I bought a BRNO Fox Model 2 in .222rem to be my foxing rifle.
Previously I had been shooting a lot of foxes in built up areas and golf courses with a variety of rimfires with particular success with the .22WMR.
Closest fox was 12 yds, furthest about 60yds! but they are getting wise!
Noise is an issue obviously, shots are often less than 50yds from residential buildings!
The .243 was just too damn noisy regardless was I did with the loads.
The .222rem seemed the perfect option for the ones that were a little further away and when I needed them down on the spot.
Dead foxes on the 2nd fairway at dawn don't go down too well! Nor does little Johnny finding one on the front lawn at breakfast!
Having completely stripped renovated and re-blued it following a barrel chop of 3.5" and screwcut it now wears the PES T12 I use for everything else 6mm and below
I had to change my plan on scopes (30mm tube and 16mm dovetail options are limited to say the least!) and showhorned a 3-9x56 Nikko IR scope and a TriStar Pro LED lamp with red filter on top. I loaded up some 50gr VMax over 20 odd grains of N133 and set about zeroing it.
My rough estimate was 3000fps but after a bit of walking I got it 1/2" high at 50yds, quick check at 110yds and it was 1" high, hopefully giving me a good stretch of 200-250yds of point and shootability.
Since I got it zeroed I have been out 3 times and blanked, very unusual, but partially my fault!
1) My NV monocular decided to run out of battery just at the wrong moment, by the time I had swapped the battery the fox had scarpered!
2)standing under the shade of a tree I stood on a twig trying to turn to get a shot off to the side
3) walked straight into 2 foxes on a path through some scrub
Normally I walk with the NV scope, spot and either call or stalk, twin sticks and I am away. Mobile and in theory silent!
Having figured out where the foxes were living on one site I decided a stake out was the best option and invested in a couple of pouches of fishy cat food.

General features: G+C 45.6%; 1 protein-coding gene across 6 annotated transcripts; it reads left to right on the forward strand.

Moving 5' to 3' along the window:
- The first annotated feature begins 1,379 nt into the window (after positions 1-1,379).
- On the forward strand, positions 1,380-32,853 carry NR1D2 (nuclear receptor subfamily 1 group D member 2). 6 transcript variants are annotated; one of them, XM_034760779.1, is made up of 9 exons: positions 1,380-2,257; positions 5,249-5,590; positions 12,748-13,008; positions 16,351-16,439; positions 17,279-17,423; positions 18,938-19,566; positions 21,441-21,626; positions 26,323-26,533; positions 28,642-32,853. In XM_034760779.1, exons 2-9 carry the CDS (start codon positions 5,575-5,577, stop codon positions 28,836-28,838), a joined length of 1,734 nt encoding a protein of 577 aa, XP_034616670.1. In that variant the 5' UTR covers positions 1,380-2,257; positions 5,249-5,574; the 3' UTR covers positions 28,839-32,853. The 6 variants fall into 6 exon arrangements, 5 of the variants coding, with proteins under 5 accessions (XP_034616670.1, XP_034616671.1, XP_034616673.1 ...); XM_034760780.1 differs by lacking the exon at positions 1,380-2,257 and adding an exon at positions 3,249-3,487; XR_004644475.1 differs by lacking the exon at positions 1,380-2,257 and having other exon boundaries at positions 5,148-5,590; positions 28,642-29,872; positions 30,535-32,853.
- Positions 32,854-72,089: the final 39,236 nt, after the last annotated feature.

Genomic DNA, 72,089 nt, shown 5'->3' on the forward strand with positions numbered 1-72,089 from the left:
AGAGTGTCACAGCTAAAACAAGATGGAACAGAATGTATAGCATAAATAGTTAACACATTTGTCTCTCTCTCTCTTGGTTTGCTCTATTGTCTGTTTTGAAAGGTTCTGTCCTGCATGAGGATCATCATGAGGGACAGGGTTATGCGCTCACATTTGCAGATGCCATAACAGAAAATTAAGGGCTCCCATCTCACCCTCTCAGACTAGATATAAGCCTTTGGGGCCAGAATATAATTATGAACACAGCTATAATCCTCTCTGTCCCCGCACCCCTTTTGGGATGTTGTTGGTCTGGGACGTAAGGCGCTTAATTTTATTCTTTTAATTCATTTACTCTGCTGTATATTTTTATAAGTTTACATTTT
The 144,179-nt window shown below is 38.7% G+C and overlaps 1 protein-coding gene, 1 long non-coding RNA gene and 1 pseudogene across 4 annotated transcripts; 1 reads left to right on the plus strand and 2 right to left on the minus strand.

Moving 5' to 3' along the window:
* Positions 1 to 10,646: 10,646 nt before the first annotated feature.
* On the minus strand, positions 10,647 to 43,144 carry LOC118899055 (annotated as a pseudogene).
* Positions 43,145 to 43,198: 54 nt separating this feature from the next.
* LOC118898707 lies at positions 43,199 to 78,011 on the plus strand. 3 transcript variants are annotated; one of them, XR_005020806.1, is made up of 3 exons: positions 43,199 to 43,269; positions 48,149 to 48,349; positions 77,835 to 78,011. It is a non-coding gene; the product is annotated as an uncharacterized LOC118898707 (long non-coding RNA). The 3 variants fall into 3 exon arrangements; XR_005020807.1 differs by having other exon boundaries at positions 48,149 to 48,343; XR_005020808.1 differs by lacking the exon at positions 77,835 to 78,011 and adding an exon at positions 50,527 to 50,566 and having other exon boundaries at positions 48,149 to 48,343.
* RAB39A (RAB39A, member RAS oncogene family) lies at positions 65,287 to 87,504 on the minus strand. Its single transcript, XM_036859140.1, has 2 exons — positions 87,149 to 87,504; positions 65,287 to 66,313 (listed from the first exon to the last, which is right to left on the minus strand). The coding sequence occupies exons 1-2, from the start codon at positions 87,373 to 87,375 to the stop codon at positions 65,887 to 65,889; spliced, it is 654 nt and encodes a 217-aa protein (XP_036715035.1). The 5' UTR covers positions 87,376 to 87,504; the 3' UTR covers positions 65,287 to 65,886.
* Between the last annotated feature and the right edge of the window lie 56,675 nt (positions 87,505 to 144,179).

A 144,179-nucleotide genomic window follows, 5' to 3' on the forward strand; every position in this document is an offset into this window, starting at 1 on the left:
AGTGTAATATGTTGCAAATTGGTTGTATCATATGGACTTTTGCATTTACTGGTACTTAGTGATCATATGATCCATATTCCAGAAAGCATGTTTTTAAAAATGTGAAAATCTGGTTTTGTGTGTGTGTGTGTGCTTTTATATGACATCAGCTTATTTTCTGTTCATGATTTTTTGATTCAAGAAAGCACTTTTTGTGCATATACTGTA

I also decided to give my newly constructed HomeBase special quad sticks a christening as the ground fairly flat with undulating humps every 40-50yds creating dead spots if I went for the bipod.
Backed up to a tree standing just in a small copse overlooking 3-400yds of open grass about 100yds wide with a copse on the left and a marsh and small plantation on the right. Chez fox is in the copse on the left, 2 Whiskas sites 75 ish yds out in the middle and right of the grassy area.
Normally the foxes are out by the time i get there and I usually pick them up with the NV in space as they move around feeding or on their way back home.
After about 40 mins I picked up a fox moving quickly right to left at about 80yds, too quick to get a bead on him, he did a double take at Cat Food central but didnt even stop!
Assuming he was not turning in for the night, I kept the NV monocular fixed on the copse on the left.
10 mins later he reappeared, cautious at first, and then with a clear intent to get stuck into some Tuna!
One thing I dont like about the quad sticks is the limited ability to pan and follow a moving target, thankfully once at the cat food it stayed fairly static for long enough that I could get the light on, adjust the dimmer so I could see a clear picture without burning his eyes out.
I am still getting to grips with the double set trigger but I like it!
cross hairs on the chest, safety off, rear trigger set, front trigger touched, satisfying thump as the round hits home and it the fox hits the ground.
The report is actually less than the WMR but the effect is significantly improved.
One down, I left him out there hoping it might create some curiosity for the next target.
It wasnt long before fox number 2 came bowling out of the left copse straight past the body and the cat food without a pause. Disappeared into the marsh and away not to be seen again for almost 45 mins when it went straight home. 5 mins later it came out, cat food on the mind, closely followed by another.
Again, without the cat food I probably wouldnt have got on target with the limited panning of quad sticks. what the make up for in steady sight picture they lack in flexibility.
Light on I chose the larger of the two, cross hairs on the chest, touch of the trigger and another thump.
I could probably have stuck around and bagged a third but thought I would call it a night and was eager to see the damage.
Well they may be small and lack the power of a .223 or range of a 20Tac but I will say I was impressed by the carnage of the little 50gr .222 loaded with a mid powered charge!
Not quite as clean to pick up as the results of the WMR but no runners here!
Fox 1 took it in the rear of the chest quartering away and the path ended up in the skull popping one eye.
Fox 2 took it in the front quarter looking almost at me. The resultant fragmentation split him open from sternum to groin
A very satisfying account opener for a new rifle.
Not convinced about the quad sticks though!